But now we are back to real life! We had good trips both to Ohio and back. We only had to make one stop each way, so you can tell the girls' bladders are getting stronger, LOL. We listened to The Railway Children on CD both ways, since it was a long book--7 hours! The younger kids liked it, but the older kids were not as impressed. "There's NO plot!" was a comment frequently heard, and it did indeed seem like a random bunch of stories strung together. I had a completely different idea of what the book would be, so I must never have read this as a girl. But it definitely passed the time! Going for full disclosure, I must admit that I ate way too many Oreos on the trip back. That also helped pass the time, LOL. So now I feel like exercising all week long.

The kids are all outside playing football (well, not the girls), but I think everyone will be going down soon. We're all looking forward to sleeping in our own beds tonight! I took a TON of pictures, so hopefully I'll be able to post some of those over the next few days.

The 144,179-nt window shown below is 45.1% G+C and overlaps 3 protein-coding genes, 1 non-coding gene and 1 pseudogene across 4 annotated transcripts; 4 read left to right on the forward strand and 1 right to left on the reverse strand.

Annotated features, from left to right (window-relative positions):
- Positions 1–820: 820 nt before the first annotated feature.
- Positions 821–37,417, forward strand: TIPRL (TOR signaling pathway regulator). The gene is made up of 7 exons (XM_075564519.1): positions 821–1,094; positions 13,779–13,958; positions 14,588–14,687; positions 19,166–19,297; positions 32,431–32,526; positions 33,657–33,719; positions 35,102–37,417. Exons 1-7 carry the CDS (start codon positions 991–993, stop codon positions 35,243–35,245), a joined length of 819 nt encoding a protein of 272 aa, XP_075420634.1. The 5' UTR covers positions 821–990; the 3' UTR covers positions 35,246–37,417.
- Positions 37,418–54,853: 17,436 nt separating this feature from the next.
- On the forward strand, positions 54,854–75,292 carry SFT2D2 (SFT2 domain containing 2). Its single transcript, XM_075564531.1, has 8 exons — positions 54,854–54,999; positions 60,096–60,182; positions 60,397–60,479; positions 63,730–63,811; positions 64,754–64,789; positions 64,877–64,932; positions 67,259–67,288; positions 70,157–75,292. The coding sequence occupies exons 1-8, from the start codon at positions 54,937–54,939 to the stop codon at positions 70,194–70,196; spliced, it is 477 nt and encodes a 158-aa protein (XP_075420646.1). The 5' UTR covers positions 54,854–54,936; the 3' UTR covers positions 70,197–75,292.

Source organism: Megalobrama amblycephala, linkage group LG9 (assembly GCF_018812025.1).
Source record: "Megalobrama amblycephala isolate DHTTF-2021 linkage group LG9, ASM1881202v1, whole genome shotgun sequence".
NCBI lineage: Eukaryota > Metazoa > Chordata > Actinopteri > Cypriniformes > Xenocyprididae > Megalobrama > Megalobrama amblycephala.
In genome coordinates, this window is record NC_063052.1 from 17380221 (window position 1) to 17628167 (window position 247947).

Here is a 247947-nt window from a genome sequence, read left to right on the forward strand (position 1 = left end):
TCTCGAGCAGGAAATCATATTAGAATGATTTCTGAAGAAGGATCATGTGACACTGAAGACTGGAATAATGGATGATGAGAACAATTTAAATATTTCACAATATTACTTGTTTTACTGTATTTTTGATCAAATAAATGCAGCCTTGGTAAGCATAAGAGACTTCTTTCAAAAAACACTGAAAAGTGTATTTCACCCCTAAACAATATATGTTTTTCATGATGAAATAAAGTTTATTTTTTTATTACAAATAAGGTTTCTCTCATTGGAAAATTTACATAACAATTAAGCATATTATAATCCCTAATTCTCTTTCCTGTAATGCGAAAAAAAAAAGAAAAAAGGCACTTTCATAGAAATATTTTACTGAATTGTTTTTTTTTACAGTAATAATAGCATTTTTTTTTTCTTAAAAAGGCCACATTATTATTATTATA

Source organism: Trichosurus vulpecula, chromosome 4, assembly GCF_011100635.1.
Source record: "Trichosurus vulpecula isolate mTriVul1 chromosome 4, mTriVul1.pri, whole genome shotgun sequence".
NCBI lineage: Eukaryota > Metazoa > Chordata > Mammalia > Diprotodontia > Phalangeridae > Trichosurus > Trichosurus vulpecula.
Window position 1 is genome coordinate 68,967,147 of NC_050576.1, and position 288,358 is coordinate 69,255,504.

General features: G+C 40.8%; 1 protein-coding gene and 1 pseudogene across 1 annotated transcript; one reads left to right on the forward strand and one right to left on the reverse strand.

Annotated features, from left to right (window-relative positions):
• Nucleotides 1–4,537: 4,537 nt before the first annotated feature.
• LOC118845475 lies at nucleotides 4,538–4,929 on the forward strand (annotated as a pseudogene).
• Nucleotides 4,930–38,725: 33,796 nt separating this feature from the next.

Sunday, July 04, 2010

Lovely Ladies

We've been going for a walk almost every night after dinner. Sometimes we all go, and sometimes just certain ones of us go. One night these 2 lovely ladies joined us with their babies! They carried their babies and bags the entire walk, and they were so cute tagging along after Bob and me, as we pushed Faith's stroller, chattering away.

Anna to Grace: "Is yours a purse . . . or a diaper bag?"